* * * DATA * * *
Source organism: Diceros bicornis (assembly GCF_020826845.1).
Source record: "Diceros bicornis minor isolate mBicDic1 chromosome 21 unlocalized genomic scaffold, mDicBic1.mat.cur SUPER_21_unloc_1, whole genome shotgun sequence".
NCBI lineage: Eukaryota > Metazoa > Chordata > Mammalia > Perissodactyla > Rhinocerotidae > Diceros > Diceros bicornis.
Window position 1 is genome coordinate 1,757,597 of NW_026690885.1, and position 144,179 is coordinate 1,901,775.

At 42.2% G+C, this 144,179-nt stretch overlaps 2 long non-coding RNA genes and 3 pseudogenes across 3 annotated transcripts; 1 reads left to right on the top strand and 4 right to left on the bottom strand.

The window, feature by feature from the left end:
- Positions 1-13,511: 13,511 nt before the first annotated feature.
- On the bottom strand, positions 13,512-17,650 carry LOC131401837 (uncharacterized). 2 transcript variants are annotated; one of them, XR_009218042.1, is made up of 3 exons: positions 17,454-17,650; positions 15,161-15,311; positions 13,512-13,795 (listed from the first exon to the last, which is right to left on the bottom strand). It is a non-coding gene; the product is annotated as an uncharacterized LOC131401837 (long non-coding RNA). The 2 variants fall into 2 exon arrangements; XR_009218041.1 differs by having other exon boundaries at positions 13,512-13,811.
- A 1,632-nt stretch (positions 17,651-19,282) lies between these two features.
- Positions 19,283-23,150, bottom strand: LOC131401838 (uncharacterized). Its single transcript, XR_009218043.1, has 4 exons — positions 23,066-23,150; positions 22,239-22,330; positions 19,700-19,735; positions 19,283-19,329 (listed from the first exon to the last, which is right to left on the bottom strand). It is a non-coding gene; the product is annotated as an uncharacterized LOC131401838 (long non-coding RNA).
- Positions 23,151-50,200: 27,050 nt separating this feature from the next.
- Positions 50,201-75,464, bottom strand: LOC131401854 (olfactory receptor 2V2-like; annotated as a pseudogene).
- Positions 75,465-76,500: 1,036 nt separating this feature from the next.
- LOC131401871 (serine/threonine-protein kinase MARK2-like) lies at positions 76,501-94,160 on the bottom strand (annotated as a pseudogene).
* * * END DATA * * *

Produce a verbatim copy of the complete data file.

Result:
Source organism: Diceros bicornis (assembly GCF_020826845.1).
Source record: "Diceros bicornis minor isolate mBicDic1 chromosome 21 unlocalized genomic scaffold, mDicBic1.mat.cur SUPER_21_unloc_1, whole genome shotgun sequence".
NCBI lineage: Eukaryota > Metazoa > Chordata > Mammalia > Perissodactyla > Rhinocerotidae > Diceros > Diceros bicornis.
Window position 1 is genome coordinate 1,757,597 of NW_026690885.1, and position 144,179 is coordinate 1,901,775.

At 42.2% G+C, this 144,179-nt stretch overlaps 2 long non-coding RNA genes and 3 pseudogenes across 3 annotated transcripts; 1 reads left to right on the top strand and 4 right to left on the bottom strand.

The window, feature by feature from the left end:
- Positions 1-13,511: 13,511 nt before the first annotated feature.
- On the bottom strand, positions 13,512-17,650 carry LOC131401837 (uncharacterized). 2 transcript variants are annotated; one of them, XR_009218042.1, is made up of 3 exons: positions 17,454-17,650; positions 15,161-15,311; positions 13,512-13,795 (listed from the first exon to the last, which is right to left on the bottom strand). It is a non-coding gene; the product is annotated as an uncharacterized LOC131401837 (long non-coding RNA). The 2 variants fall into 2 exon arrangements; XR_009218041.1 differs by having other exon boundaries at positions 13,512-13,811.
- A 1,632-nt stretch (positions 17,651-19,282) lies between these two features.
- Positions 19,283-23,150, bottom strand: LOC131401838 (uncharacterized). Its single transcript, XR_009218043.1, has 4 exons — positions 23,066-23,150; positions 22,239-22,330; positions 19,700-19,735; positions 19,283-19,329 (listed from the first exon to the last, which is right to left on the bottom strand). It is a non-coding gene; the product is annotated as an uncharacterized LOC131401838 (long non-coding RNA).
- Positions 23,151-50,200: 27,050 nt separating this feature from the next.
- Positions 50,201-75,464, bottom strand: LOC131401854 (olfactory receptor 2V2-like; annotated as a pseudogene).
- Positions 75,465-76,500: 1,036 nt separating this feature from the next.
- LOC131401871 (serine/threonine-protein kinase MARK2-like) lies at positions 76,501-94,160 on the bottom strand (annotated as a pseudogene).